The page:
Let's imagine a ridiculous situation - suddenly, some town somewhere makes it mandatory that each class day begin with a communal prayer. All students must recite this prayer. For fun, let's make it Catholic - the Hail Mary.
Would the protestants have reason to be upset? Sure they would, since (at least for most protestants - maybe there are some exceptions) a prayer asking Mary to pray for us would violate their beliefs.
Muslims? Absolutely, for similar reasons.
Atheists? The instinctual response, I think, is 'absolutely' - along the same lines as the muslim or the protestant. But I don't think this works at all. In fact, at least insofar as we're considering the atheist as an atheist, the answer seems to be 'not at all'. If the atheist is going to have reason to complain, it's not going to be owing to being an atheist.
After all, atheism is pretty thin on belief content. If we play the game where atheism is the mere lack of a belief, then clearly 'lack of a belief' isn't going to motivate one to be offended by or unwilling to partake in a prayer. At worst, it's some kind of busywork.
Let's go with the stronger, and more accurate definition of atheism: belief that God does not exist. Okay, that's sturdier. But it still doesn't help. So they believe God doesn't exist - that isn't enough to make reciting a prayer noxious or offensive. Pointless, perhaps. Or maybe not. It could even be something they enjoy. Maybe they'll find the idea conveyed in the prayer beautiful even if they don't think it's "doing anything" or reaching anyone.
But the atheist, as an atheist, doesn't seem to have reason to complain. Maybe not even legal standing.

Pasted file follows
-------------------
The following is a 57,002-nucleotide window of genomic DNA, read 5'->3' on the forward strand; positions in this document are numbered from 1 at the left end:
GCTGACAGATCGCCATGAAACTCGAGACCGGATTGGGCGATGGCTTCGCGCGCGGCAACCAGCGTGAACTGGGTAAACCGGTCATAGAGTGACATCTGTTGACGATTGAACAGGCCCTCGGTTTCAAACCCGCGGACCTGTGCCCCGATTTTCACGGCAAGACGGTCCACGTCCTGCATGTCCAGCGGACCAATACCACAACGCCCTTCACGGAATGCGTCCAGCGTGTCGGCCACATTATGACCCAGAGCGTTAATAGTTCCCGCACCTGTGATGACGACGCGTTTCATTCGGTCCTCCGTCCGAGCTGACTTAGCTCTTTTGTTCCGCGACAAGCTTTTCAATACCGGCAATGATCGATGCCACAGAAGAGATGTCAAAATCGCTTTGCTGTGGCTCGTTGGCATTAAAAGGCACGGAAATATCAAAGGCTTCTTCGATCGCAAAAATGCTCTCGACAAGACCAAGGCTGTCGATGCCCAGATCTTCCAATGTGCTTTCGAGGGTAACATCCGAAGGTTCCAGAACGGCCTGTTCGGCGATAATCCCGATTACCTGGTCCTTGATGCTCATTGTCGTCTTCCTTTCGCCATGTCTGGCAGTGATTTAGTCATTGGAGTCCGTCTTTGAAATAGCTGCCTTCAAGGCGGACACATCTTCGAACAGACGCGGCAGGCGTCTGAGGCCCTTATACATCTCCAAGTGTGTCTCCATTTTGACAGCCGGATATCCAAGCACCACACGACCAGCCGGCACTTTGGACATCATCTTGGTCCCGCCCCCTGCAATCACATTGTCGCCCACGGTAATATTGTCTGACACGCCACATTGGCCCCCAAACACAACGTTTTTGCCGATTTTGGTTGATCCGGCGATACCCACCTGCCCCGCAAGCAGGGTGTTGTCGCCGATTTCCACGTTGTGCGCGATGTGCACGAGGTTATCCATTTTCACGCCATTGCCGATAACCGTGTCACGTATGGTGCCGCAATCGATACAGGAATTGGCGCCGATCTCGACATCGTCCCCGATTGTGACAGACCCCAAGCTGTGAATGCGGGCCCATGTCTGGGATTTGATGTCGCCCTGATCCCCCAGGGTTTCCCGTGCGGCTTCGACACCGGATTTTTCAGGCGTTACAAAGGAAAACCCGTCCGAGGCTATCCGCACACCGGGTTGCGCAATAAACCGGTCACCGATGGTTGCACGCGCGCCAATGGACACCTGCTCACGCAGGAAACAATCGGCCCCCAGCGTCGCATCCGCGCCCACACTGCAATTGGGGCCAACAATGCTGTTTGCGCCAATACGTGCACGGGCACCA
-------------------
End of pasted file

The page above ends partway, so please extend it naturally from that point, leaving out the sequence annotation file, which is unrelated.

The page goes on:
Now, that's not to say you couldn't come up with an atheist who would argue, properly, that the prayer is offensive to them. Say, they have a belief that prayers are stupid or... etc, etc, and that belief is being violated. But it seems to me it would actually have to be a lot more developed than merely "I'm an atheist!" or even "I'm a naturalist!" What would be necessary is an appeal to some kind of belief system they subscribe to - or, I suppose, something merely emotional. "I don't like praying, and that's that!"
I don't have some major aim or goal with pointing this out. It's interesting to note the situation, which I think can be parleyed further - an atheist as an atheist wouldn't necessarily have a problem even with a full-blown theocracy. In principle, they may even be in favor of one. Actually, I'd love to see an atheist complainant defending their complaint in a court of law. It's easy to picture the muslim appealing to their religious beliefs, the protestant appealing to his religious beliefs. The atheist? I could just picture the lawyer inquiring as to just what religious beliefs of theirs were being offended. What the violation of conscience was in the case of an atheist compelled to pray. I'm sure they could give one, but seeing it justified in that context would just have some potential for fun.